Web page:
This week I discussed with associates at work how Andy Grove is right: if lose manufacturing capability & understanding and you break the chain of experience & innovation (as posted here on BusinessWeek). The article from Grove hit quite a chord with people in business, particularly tech. So much is gleaned from the act of building that if you fail to understand the value of manufacturing – something that people think is only as important as the monetary value – that without it you miss much of the innovation process.
Take one such inventor prior to the adoption of off-shore production: the incandescent light bulb. This invention had a history dating back to 1850, when Joseph Swan started his work building a light bulb. Thomas Edison started his work in the late 1870's building on the work Swan had started in his effort to bring electric light to the UK. (Not to mention the fierce competition between Edison and George Westinghouse on the light bulb.)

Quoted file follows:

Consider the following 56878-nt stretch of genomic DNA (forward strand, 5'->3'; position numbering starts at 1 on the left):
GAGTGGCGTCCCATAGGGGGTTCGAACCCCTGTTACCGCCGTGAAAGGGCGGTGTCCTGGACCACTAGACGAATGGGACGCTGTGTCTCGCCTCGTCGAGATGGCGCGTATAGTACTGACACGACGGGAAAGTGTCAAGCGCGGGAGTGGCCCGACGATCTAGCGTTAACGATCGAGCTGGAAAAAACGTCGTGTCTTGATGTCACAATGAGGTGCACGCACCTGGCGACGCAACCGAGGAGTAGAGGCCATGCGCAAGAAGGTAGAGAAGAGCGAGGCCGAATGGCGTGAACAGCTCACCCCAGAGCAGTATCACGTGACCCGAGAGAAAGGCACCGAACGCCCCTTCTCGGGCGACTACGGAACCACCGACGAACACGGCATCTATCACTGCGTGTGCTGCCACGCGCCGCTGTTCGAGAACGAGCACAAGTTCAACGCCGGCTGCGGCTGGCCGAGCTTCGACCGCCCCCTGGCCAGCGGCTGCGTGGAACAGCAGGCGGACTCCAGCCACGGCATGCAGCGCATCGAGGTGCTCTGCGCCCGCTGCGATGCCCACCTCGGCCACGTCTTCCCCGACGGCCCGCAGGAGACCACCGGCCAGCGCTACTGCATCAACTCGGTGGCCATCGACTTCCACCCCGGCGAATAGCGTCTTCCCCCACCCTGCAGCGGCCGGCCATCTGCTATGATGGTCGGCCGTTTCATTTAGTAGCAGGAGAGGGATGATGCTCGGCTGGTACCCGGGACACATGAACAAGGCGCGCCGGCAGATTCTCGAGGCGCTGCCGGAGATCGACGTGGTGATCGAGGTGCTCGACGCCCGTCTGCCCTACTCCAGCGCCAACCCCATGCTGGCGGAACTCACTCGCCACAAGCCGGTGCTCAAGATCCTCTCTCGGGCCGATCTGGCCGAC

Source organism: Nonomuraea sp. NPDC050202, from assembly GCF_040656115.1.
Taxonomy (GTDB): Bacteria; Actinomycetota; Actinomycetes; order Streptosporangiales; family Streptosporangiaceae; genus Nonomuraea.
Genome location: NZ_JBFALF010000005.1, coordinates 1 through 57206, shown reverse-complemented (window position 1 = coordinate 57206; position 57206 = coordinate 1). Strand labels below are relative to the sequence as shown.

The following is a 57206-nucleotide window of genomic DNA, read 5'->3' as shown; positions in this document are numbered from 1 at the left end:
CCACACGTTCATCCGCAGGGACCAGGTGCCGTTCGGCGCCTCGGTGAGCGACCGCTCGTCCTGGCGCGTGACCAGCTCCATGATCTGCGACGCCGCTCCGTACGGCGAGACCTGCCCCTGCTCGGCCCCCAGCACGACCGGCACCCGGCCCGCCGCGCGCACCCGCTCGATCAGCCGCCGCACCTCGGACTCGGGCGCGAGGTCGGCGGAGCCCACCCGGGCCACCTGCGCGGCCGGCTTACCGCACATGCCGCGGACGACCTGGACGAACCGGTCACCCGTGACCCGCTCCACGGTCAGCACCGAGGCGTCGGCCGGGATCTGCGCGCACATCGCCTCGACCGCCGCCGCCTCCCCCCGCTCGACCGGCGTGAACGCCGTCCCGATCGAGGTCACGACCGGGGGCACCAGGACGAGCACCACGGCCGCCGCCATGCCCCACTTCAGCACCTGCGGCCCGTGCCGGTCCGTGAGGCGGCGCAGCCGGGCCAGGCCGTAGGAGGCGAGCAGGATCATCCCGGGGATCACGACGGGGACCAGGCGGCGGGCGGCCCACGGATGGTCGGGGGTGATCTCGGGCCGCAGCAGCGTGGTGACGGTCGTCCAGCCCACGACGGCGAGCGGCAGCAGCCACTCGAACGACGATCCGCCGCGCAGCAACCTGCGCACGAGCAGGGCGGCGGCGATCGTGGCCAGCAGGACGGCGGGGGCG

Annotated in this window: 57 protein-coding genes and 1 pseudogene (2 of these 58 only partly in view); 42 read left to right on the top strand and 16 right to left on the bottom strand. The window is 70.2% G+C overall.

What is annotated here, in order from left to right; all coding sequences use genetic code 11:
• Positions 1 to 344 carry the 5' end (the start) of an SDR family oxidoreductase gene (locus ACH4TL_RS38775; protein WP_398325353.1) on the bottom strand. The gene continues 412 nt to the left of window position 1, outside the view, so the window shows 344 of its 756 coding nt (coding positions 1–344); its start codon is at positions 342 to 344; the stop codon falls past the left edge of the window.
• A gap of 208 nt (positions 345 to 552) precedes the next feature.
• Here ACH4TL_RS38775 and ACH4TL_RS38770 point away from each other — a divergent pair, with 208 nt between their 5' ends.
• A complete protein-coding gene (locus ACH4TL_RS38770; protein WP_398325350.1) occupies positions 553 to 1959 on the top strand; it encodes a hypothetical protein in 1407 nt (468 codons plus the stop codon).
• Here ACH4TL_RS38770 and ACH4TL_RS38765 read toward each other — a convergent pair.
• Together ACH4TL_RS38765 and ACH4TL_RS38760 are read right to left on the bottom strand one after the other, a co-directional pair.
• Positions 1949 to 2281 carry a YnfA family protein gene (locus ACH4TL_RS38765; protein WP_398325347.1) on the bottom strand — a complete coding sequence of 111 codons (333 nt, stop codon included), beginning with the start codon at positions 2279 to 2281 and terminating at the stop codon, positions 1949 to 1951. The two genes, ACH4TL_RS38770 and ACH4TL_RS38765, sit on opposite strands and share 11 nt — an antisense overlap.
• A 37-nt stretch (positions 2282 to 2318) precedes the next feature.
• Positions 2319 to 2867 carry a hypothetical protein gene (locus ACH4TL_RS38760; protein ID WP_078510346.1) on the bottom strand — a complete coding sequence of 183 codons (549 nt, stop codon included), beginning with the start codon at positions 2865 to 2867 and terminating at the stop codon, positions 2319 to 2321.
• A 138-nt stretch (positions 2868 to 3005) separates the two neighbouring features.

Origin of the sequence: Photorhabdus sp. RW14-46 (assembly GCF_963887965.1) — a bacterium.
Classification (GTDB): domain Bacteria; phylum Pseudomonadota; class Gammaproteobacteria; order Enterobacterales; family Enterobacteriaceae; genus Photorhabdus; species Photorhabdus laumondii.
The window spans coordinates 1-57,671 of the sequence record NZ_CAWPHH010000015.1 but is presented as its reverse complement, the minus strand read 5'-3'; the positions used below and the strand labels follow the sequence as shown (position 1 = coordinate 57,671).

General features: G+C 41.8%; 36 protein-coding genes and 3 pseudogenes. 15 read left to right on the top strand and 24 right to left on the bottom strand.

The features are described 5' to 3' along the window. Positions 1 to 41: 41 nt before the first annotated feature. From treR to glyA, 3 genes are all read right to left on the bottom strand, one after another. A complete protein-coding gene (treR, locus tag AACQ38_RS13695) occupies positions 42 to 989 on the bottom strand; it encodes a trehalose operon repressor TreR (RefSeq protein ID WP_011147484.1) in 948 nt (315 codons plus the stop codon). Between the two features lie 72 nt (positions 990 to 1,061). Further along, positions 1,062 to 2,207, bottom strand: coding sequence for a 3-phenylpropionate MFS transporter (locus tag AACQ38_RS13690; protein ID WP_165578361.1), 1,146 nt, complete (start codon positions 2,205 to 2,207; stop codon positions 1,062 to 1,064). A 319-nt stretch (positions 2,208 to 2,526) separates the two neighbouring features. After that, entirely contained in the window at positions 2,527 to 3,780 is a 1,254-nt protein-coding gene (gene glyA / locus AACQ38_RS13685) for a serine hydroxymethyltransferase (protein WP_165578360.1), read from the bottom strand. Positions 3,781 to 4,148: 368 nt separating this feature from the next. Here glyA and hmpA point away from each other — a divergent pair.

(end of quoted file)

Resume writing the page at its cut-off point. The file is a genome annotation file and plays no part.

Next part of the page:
Edison and his staff of scientists were tinkerers: what would have happened had he off-shored the manufacturing of the first imperfect but somewhat practical light bulb designs? Would Edison and Westinghouse have come up with the refinements needed to perfect the invention?
When a product is seen as a commodity, do we lose sight that many of these so called commodities provide the building blocks for new products that can spring new fields of products? Grove is right in that when we lose manufacturing capability and understanding, we break the chain of experience.
Just a thought for a Friday afternoon. Now I'm off to dig out the Legos and ErectorSet for my boys, in addition to their Kodu skills.
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